Oak Creek town employees could be getting increased benefits
Oak Creek town employees could see a pay raise for working overtime, more flexibility in taking vacation and a higher retirement match from the town.
Town board members weighed the issue at a work session Thursday and directed town manager David Torgler to bring back an ordinance for the board to officially approve. Because the discussion was a work session item, members could not vote that night.
On-call public works employees, who do everything from snow removal to plumbing and cleaning, are currently paid $150 in overtime per shift. During their on-call shifts, they are required to keep a pager on and with them at all times in case they are dispatched to an incident. While on call, employees cannot leave town, drink alcohol, play loud music or do anything else that could prevent them from hearing the pager or operating heavy machinery.
“Our employees get called out at all days and nights and times and on the weekends, so when one employee has the on-call pager for that whole time, it really restricts what they can do,” Torgler told board members in the Thursday, Jan. 27 meeting “They’re very restricted, and they have to be able to hear that, so there are certain things that are loud and noisy that they can’t do.”
Staff and board members are proposing employees go from $150 per shift to $200, an increase of $2,600 to the town’s budget for the entire year.
“I think $200 is a great start, and we can always change it if needed,” said Oak Creek mayor Nikki Knoebel.
Knoebel asked if Steamboat Springs and Routt County have similar incentives for their on-call employees, but Torgler said the city and county are not comparable to a town of 900, because the city and county have larger staffs with more specialized employees.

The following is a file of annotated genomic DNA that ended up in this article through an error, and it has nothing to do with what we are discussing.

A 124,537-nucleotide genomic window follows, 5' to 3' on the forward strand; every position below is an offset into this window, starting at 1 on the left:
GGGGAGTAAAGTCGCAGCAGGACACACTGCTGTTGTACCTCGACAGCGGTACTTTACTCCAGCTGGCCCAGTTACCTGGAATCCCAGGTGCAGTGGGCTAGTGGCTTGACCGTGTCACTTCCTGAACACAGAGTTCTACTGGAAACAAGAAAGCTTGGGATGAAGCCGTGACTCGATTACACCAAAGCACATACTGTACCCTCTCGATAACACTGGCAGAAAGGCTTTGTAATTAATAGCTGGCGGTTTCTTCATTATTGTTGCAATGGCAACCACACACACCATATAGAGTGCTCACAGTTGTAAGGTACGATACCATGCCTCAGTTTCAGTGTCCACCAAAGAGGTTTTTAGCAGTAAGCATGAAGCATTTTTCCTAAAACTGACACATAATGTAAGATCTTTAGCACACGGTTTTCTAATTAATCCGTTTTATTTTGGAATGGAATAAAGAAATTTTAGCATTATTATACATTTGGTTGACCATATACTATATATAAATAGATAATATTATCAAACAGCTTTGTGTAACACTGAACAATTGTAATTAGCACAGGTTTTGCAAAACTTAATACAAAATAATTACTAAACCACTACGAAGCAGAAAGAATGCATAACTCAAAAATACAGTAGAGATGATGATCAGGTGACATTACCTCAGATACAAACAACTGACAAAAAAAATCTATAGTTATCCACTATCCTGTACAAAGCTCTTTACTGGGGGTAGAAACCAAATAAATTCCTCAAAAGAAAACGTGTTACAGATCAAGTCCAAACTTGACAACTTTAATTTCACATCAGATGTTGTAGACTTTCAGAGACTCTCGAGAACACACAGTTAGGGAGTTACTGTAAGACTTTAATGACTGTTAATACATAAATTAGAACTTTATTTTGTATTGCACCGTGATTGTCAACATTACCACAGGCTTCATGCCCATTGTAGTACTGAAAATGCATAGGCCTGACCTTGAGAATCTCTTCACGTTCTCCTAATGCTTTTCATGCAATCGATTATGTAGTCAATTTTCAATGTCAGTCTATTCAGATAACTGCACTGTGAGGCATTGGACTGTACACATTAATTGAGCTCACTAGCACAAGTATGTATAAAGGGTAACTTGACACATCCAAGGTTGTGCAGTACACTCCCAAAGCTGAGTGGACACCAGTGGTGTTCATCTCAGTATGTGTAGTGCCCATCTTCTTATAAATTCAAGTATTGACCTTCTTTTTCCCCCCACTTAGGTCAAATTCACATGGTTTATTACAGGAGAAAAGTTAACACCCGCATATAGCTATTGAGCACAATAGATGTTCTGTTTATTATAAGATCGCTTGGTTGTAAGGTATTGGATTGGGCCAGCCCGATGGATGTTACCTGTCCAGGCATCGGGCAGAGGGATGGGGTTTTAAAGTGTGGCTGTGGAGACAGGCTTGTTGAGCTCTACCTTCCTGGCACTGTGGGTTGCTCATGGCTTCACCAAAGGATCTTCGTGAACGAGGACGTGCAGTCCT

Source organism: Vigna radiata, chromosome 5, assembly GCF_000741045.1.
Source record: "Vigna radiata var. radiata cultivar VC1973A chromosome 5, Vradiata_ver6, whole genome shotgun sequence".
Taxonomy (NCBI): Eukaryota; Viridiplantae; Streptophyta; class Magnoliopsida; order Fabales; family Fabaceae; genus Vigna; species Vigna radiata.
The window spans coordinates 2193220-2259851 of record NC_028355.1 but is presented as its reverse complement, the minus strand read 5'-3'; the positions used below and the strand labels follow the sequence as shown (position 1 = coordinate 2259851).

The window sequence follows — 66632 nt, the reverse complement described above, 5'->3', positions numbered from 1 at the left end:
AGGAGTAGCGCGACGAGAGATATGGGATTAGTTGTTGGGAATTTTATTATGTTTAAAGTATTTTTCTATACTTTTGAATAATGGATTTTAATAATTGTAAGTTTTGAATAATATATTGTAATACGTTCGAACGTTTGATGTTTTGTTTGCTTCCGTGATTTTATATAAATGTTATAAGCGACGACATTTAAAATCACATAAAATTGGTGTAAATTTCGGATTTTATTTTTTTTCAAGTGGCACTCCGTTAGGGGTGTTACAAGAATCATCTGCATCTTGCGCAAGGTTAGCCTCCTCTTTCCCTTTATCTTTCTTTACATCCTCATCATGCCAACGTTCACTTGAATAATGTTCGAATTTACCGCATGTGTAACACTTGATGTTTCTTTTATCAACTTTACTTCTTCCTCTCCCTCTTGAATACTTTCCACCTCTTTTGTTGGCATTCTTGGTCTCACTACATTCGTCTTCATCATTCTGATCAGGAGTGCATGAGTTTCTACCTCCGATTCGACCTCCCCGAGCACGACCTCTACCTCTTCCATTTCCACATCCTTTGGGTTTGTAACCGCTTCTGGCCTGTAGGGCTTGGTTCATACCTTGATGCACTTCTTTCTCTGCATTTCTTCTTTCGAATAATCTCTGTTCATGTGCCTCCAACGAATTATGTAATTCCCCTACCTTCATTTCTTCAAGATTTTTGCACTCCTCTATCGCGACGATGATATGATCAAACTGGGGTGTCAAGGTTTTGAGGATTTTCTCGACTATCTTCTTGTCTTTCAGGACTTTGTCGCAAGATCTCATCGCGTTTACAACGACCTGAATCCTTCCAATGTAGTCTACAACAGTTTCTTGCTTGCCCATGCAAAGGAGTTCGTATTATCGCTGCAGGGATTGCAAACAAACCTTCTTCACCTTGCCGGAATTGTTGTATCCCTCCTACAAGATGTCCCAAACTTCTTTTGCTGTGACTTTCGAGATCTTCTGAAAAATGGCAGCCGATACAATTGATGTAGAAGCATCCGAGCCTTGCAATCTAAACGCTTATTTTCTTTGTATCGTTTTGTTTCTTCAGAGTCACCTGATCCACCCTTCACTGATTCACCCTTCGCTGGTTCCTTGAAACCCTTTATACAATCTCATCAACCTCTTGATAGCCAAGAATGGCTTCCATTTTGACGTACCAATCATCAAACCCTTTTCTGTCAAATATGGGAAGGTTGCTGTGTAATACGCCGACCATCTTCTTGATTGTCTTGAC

“Our staff is on call for everything,” Torgler said, adding he would contact towns of similar size in neighboring counties to see how they rewarded on-call employees.
In addition to a pay bonus for on-call work, the town is also exploring contributing 6% to its employees retirement funds, doubling the 3% it currently contributes, in addition to social security.
The town of Hayden contributes 7% and has for a long time, Torgler told board members in encouraging them to step up service for their employees.
“Our town is really short on retirement contribution,“ Torgler said.
Staff are also hoping to increase employee vacation time to 80 hours after six months. Though employees can take vacation upon arrival now, they cannot use more than a week before hitting their six-month mark.
“I don’t think you need to wait a year to get vacation,” Knoebel said. “With such a small crew, if someone says, ‘It doesn’t look like its going to snow this week,’ they should be able to take the vacation.”
While board members were in agreement about the changes, they will have to pass a first and second reading in future meetings.
To reach Alison Berg, call 970-871-4229 or email aberg@SteamboatPilot.com.
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